.roles("ADMIN").build();
          }
          else throw new UsernameNotFoundException("user not found"); 
      }
    }
  24. Modify TutorialSecurityConfiguration to override the configure method that takes an AuthenticationMangerBuilder. Set the builder’s userDetailsService to a newly created instance of the UserDetailsServiceImpl class.
    Java
    package com.tutorial.spring.application;
    
    import org.springframework.context.annotation.Bean;
    import org.springframework.context.annotation.Configuration;
    import org.springframework.security.config.annotation.
             authentication.builders.AuthenticationManagerBuilder;
    import org.springframework.security.config.annotation.web.builders.HttpSecurity;
    import org.springframework.security.config.annotation.
             web.configuration.WebSecurityConfigurerAdapter;
    import org.springframework.security.crypto.bcrypt.BCryptPasswordEncoder;
    import org.springframework.security.crypto.password.PasswordEncoder;
    
    @Configuration
    public class TutorialSecurityConfiguration extends WebSecurityConfigurerAdapter {
    
      @Override
      protected void configure(HttpSecurity http) throws Exception {
        http.authorizeRequests().antMatchers("/hello/greeting").permitAll()
          .antMatchers("/hello/greeting/admin").hasRole("ADMIN")
          .antMatchers("/hello/greeting/user").hasAnyRole("ADMIN","USER").and()
          .httpBasic().and().csrf().disable();
    }
    
      @Bean
      public PasswordEncoder passwordEncoder() {
        return new BCryptPasswordEncoder();
      }
    
      @Override
      public void configure(AuthenticationManagerBuilder builder) throws Exception {
        builder.userDetailsService(new UserDetailsServiceImpl());
      }
    }
  25. Build and run the application and use Postman to access the endpoints.

    Method Security

    Modifying the security configuration’s configure method with every additional endpoint is error prone. Moreover, you cannot add security configuration to specific methods, but only paths. Another way to add security is through global method security.

  26. Modify TutorialSecurityConfiguration by adding the @EnableGlobalSecurity annotation.
    Java
    @Configuration
    @EnableGlobalMethodSecurity(prePostEnabled = true)
    public class TutorialSecurityConfiguration extends WebSecurityConfigurerAdapter {
  27. Create a new endpoint with a method named greetingContractor in the HelloController for contractors.
  28. Add the @PreAuthorize annotation.
    Java
    @RequestMapping(value = "/greeting/contractor", method = RequestMethod.GET)
    @PreAuthorize("hasRole('CONTRACTOR')")
    public Hello greetingContractor() {
      User user = (User)SecurityContextHolder.getContext().getAuthentication()
        .getPrincipal();
      Hello hello = new Hello();
      hello.setGreeting("Hello contractor: " + user.getUsername());
      return hello;
    }
  29. Modify the loadUserByUsername method in UserDetailsServiceImpl to include a contractor.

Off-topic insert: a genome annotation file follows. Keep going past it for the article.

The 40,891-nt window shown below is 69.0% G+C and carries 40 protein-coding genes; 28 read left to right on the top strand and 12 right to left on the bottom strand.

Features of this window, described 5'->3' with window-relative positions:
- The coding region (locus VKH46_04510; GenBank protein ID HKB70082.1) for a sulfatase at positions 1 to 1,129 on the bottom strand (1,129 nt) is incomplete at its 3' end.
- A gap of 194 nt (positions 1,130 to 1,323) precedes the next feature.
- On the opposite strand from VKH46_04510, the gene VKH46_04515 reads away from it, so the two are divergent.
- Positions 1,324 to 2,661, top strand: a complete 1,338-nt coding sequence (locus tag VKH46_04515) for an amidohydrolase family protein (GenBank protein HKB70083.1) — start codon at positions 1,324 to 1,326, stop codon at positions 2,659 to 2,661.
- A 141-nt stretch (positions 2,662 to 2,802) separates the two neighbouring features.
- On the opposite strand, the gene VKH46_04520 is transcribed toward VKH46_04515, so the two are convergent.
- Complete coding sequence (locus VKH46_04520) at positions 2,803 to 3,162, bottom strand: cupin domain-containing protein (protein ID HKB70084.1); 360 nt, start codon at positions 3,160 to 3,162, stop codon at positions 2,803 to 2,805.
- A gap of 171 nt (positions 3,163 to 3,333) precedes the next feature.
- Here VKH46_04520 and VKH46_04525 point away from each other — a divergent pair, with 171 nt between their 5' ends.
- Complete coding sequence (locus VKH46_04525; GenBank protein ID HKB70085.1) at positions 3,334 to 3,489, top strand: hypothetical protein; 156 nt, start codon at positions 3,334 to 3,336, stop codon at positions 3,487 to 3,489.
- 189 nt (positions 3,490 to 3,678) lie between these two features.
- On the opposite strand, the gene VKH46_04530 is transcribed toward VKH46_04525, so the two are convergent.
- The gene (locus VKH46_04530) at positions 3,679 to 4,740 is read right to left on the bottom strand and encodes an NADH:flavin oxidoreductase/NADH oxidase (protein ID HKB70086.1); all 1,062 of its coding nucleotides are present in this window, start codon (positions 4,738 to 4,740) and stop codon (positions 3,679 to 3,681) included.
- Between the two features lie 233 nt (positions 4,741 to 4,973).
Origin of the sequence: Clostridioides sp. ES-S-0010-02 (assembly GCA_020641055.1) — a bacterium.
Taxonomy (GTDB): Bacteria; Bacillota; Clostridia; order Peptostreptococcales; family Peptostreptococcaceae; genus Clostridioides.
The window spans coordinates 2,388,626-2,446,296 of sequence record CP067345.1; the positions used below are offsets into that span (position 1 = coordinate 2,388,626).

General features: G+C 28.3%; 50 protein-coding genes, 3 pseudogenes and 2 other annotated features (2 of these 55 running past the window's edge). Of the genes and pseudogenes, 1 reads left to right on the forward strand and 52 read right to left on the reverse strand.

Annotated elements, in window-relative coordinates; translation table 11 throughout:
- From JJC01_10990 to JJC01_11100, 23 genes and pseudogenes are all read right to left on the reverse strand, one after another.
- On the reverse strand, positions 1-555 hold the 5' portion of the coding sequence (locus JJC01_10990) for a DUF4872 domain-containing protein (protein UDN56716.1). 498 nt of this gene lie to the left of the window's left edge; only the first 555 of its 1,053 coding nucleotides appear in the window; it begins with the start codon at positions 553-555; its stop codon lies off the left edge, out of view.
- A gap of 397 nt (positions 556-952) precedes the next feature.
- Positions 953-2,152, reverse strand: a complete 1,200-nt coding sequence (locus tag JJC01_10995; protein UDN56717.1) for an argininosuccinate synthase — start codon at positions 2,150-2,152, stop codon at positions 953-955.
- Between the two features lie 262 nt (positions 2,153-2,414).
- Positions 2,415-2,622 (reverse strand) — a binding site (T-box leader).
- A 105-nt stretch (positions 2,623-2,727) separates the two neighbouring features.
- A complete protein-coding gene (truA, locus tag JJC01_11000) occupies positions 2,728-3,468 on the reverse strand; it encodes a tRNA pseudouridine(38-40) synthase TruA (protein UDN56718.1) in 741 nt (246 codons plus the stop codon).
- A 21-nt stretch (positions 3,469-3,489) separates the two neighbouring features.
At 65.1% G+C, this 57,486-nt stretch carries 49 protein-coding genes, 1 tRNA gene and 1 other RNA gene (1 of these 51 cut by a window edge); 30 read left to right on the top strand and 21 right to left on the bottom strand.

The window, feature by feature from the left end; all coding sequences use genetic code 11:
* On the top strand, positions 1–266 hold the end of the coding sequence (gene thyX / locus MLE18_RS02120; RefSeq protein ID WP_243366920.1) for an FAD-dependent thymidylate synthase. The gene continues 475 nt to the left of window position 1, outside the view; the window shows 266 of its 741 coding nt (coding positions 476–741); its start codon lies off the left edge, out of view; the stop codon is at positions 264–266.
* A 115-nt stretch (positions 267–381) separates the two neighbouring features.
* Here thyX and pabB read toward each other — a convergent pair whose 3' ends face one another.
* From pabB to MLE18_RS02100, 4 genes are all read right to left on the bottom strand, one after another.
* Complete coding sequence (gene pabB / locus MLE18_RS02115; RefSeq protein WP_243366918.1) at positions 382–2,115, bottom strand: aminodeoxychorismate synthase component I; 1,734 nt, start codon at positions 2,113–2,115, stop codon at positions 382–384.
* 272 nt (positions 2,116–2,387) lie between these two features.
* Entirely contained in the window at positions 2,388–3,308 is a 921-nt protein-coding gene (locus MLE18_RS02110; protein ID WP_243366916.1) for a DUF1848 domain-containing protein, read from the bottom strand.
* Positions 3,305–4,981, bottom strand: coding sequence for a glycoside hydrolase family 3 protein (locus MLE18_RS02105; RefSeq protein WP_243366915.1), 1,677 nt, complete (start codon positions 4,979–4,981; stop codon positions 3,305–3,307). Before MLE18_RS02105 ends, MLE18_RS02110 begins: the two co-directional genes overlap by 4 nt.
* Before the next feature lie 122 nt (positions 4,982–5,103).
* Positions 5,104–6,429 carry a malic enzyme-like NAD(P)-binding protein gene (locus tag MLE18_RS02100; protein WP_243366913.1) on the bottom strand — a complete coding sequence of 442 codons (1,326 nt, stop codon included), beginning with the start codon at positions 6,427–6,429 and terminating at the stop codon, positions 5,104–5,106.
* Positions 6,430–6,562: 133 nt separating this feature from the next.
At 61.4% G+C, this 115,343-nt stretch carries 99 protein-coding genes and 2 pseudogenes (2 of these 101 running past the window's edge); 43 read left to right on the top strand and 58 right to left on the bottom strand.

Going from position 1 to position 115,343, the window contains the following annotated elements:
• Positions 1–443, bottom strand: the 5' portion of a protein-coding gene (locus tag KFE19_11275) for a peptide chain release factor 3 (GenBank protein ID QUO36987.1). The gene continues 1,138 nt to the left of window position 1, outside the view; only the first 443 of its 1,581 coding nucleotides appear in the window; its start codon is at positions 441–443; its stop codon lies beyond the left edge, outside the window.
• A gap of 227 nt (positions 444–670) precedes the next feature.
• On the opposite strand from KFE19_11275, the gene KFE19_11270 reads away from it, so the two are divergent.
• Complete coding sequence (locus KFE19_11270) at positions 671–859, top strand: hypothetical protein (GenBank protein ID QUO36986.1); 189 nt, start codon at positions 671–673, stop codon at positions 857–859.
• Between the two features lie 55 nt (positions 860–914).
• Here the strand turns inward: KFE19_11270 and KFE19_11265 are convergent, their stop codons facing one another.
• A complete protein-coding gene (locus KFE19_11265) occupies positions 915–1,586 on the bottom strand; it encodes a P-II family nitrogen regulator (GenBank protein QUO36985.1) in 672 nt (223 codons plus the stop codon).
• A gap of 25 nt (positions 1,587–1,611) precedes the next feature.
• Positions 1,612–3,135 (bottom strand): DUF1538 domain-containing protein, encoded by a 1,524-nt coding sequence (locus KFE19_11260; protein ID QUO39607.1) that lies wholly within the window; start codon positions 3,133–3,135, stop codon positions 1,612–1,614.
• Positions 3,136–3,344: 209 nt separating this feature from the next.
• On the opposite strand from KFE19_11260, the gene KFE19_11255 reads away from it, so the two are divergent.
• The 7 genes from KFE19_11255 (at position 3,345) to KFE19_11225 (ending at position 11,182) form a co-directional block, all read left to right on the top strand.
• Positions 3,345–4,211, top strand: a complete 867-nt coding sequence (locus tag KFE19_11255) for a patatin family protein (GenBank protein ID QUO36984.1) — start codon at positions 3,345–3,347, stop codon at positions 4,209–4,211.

Java
    public UserDetails loadUserByUsername(String username) throws 
      UsernameNotFoundException {
      BCryptPasswordEncoder encoder = new BCryptPasswordEncoder();
      if(username.equals("james")) {
        return User.withUsername("james").password(encoder.encode("password"))
          .roles("USER").build();
      } else if(username.equals("john")) {
        return User.withUsername("john").password(encoder.encode("password"))
          .roles("ADMIN").build();
      } else if(username.equals("lisa")) {
          return User.withUsername("lisa").password(encoder.encode("password"))
            .roles("CONTRACTOR").build();
      } else throw new UsernameNotFoundException("user not found"); 
    }
  30. Run the application and access the contractor endpoint with the lisa/password credentials.

    Image 9

  31. Try accessing the contractor endpoint with the james/password credentials and you receive a 403, Forbidden, response code.

    Image 10

  32. Try accessing the contractor endpoint with the john/password credentials and you also get a 403 status code.

    Image 11

  33. Modify the greetingContractor method in HelloController so that it uses, hasAnyRole and includes the ADMIN role.
    Java
    @RequestMapping(value = "/greeting/contractor", method = RequestMethod.GET)
    @PreAuthorize("hasAnyRole('CONTRACTOR','ADMIN')")
    public Hello greetingContractor() {
  34. Run the application and access the contractor endpoint with the john/password credentials and you receive the contractor greeting.

    Image 12

Conclusions

In this tutorial, you created a simple Rest API secured by an in-memory map of users. It was purposely kept simple to illustrate basic Spring Security as it applies to Spring Boot 2.5 and Rest endpoints. Be advised there are many ways to do things in Spring Security. This tutorial showed one way to secure your API. For more information on Spring’s Security architecture, refer to Spring Security Architecture.

GitHub Repo

You can get the source code from here (Spring Boot 2 Rest Security Tutorial).

License

This article, along with any associated source code and files, is licensed under The Code Project Open License (CPOL)

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About the Author

James A. Brannan
Software Developer (Senior) Brannan Technical Solutions LLC
United States United States
I have worked in IT for over twenty years and truly enjoy development. Architecture and writing is fun as is instructing others. My primary interests are Amazon Web Services, JEE/Spring Stack, SOA, and writing. I have a Masters of Science in Computer Science from Hood College in Frederick, Maryland.